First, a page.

An Oregon family is fighting for mandatory testing of a rare neurological disorder after their oldest son was diagnosed with the condition and their youngest son was saved from it at birth.

Marshall Wilson, 5, is dying from a condition called Krabbe disease, which is also known as globoid cell leukodystrophy. Patients with Krabbe disease retain cognitive function but lose the ability to walk, talk and swallow, until they become completely immobile. A majority of cases appear within a patient's first year of life, causing many to die before reaching age 2.

Marshall’s diagnosis came shortly before his brother Michael was born, KPTV.com reported. The boys’ parents had Michael tested immediately and found out he had the disease as well. Unlike Marshall, whose symptoms had progressed to the point where he was no longer walking or holding his head up, Michael was able to receive an umbilical cord transplant, which proved to be lifesaving. For infants who have already begun showing symptoms of the condition, no treatment can change the course of the disease, according to the Mayo Clinic. The nature of treatment for those individuals includes supportive care and symptom management, including seizure medication, physical therapy to prevent muscle tone deterioration and nutritional support.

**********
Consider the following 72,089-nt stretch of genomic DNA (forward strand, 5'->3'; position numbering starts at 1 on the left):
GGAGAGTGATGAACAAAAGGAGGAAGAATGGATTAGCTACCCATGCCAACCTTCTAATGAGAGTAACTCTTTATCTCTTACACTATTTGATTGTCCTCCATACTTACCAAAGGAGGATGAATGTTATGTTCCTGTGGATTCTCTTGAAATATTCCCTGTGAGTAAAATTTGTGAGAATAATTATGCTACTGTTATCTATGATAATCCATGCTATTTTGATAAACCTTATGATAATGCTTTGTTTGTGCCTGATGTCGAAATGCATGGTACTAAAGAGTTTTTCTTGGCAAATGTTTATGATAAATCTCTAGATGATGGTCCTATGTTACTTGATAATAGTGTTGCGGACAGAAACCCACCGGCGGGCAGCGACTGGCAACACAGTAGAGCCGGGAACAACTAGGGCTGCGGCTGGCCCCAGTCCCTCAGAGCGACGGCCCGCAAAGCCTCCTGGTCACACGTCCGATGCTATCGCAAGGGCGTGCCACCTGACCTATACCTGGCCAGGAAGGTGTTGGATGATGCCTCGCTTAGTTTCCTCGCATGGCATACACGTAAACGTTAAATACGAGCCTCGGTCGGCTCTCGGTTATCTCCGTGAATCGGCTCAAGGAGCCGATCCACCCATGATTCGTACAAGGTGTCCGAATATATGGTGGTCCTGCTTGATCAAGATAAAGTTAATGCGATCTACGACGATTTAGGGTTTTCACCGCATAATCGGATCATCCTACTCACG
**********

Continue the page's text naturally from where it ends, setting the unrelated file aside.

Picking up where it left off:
New York and Missouri are among states that currently screen for Krabbe at birth. The Wilson family is now determined to make it a law in Oregon as well.

“As a parent, knowing that there was a disease out there that can be screened and treated, it should have happened. It would have saved my son’s life,” Tammy Wilson told KPTV.com.

To mark Marshall’s sixth birthday, the Wilsons are hosting a walk in June to help raise funds for the disease.

According to the Mayo Clinic, Krabbe disease affects about 1 in 100,000 people in the United States.